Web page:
Phillies News

Johan Rojas heads to the bench ahead of Phillies-Mets series finale

Cristian Pache will get the starting nod in center field after Johan Rojas made a couple errors Wednesday night against the Mets.

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The Phillies reached all the way down to Double-A Reading last July to elevate Johan Rojas. They weren’t sure if he’d hit but they were positive his glove would help steady their leaky defense.

He responded with several highlight reel quality catches. The possibility of future Gold Gloves increasingly started to creep into the conversation.

Rojas was out of the Phillies starting lineup Thursday night against the Mets at Citizens Park. That came the day after the 23-year-old centerfielder dropped two fly balls, one off the bat of Brandon Nimmo that was scored an error and one by Jeff McNeil in the eighth that went down as a hit.

Manager Rob Thomson insisted nothing should be read into the fact that Cristian Pache was in center for the series finale. It was just a matter of spreading around enough playing time to keep everybody as sharp as possible, he said. And that could be the whole truth and nothing but.

But it’s also a fact that Rojas was challenged coming into spring training this year, told that he didn’t have to compete for a batting title but that he had to demonstrate that he could hold his own at the plate if he wanted to stay in the big leagues. That being a plus defender by itself wasn’t enough.

A quarter of the way into the season he’s hitting .233. More significantly, statistically at least, he hasn’t been nearly as effective in the field.

As a rookie his range factor – putouts and assists per nine innings – was 3.17, significantly above the league average of 2.42. So far this season it’s 2.15, well below the 2.64 league average.

There are many across baseball who doubt that defensive metrics can accurately reflect a player’s skill or contributions in the field. And Thomson is one of them.

“I’m not too confident in (those stats). I trust my eyes,” he said. “I think he’s played fine. There have been some plays where maybe he’s been a little bit too aggressive. But I think we have to take that with a grain of salt, because he gets to more baseball’s than 99 percent of the outfielders in the game. So there are going to be more chances for mistakes.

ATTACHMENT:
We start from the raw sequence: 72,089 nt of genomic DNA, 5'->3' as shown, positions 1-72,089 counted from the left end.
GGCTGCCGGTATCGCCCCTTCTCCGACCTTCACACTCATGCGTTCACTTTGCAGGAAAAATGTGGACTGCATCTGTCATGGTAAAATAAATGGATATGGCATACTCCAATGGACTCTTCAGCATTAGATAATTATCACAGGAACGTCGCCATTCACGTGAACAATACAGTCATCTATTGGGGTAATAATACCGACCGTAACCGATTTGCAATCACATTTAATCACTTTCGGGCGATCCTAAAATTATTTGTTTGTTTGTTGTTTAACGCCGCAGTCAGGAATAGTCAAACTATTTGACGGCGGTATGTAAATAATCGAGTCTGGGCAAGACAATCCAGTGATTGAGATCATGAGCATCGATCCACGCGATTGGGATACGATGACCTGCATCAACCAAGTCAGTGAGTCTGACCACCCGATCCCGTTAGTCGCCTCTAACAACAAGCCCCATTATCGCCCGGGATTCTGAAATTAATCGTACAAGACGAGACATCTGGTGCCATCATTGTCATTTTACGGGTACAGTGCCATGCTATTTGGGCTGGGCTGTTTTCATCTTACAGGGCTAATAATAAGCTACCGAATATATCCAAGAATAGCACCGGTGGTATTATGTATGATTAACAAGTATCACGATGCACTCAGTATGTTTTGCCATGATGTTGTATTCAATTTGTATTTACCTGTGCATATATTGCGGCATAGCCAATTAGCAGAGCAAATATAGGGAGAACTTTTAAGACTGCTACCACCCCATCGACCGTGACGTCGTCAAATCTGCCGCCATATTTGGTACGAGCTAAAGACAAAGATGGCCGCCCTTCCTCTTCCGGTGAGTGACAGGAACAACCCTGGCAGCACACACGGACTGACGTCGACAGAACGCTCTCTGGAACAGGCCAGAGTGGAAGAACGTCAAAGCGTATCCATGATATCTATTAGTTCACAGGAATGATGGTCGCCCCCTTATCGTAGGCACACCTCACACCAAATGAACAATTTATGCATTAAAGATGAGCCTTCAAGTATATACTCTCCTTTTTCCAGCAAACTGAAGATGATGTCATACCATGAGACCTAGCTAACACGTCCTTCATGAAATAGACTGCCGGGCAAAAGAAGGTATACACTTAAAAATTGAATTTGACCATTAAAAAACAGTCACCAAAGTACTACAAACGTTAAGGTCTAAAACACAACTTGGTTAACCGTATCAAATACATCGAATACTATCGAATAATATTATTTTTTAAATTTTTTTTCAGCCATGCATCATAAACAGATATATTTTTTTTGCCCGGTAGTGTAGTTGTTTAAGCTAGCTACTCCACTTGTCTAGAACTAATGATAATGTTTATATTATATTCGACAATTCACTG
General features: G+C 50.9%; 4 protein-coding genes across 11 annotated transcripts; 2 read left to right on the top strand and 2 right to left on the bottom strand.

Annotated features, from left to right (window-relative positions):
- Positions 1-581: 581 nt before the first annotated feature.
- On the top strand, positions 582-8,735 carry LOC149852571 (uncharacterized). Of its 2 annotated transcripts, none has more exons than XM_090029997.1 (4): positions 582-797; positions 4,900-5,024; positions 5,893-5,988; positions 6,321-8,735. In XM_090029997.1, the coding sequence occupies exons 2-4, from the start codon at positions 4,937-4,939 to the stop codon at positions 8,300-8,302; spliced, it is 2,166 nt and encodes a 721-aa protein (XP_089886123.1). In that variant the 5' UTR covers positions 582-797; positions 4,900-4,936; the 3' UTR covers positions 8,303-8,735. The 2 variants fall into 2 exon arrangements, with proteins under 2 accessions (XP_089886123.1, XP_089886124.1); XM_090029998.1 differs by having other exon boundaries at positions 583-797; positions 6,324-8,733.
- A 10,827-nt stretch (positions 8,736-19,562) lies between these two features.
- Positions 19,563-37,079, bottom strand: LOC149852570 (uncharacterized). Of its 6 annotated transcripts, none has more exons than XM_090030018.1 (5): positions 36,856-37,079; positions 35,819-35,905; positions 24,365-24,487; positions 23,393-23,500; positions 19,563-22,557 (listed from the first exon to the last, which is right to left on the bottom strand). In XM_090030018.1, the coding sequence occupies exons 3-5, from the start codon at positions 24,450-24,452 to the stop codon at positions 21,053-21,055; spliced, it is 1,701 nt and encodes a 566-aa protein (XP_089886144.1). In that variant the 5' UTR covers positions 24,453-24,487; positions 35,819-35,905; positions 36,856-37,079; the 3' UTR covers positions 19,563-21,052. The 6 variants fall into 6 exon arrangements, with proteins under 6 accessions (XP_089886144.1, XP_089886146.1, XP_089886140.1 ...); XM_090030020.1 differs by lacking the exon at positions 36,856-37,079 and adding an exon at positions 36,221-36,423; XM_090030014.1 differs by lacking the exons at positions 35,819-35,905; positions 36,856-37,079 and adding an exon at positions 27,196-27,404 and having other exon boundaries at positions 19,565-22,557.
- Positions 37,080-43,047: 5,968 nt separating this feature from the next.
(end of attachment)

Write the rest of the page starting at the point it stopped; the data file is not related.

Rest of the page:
“He’s overrun a few balls but he’s a good defender and I trust him out there.”

The manager added that he’s comfortable with what he’s getting from Rojas offensively. “He’s getting his base hits. He’s walking a little bit. So he’s keeping his head above water,” Thomson said.

Having the best record in baseball gives the Phillies some breathing room to get at bats for bench players and be patient with regulars who might be slumping. But this is clearly a situation that bears watching.

Rojas addressed his miscues after Wednesday night’s game. “I just have to catch those balls. There are no excuses,” he said per interpreter Diego D’Aniello. “I’ll just come back and work on that to make those plays. The most important thing is to show up and give 100 percent every single day. That’s what I come here to do. I’m thankful to be here. I have to be better.”

Add lineup: Bryson Stott, who has been shuttling between second base and shortstop since Trea Turner went on the injured list with a strained left hamstring, has been the Phillies hottest hitter recently. In his last 14 games he’s hitting .405 with 16 runs scored, 16 RBI and a 1.319 OPS.

Despite that, Stott didn’t start Thursday night. Thomson said it had nothing to do with him being hit on the wrist by a pitch the night before. “It’s tough, but it’s beneficial to get some of these (regular) guys a day off here and there,” the manager said.

Stott ended up getting two plate appearances after entering the game as a pinch-hitter in the eighth. His first time up he walked and scored a run. In the ninth his one-out single drove in Brandon Marsh with the tying run, sending the game into extra innings.

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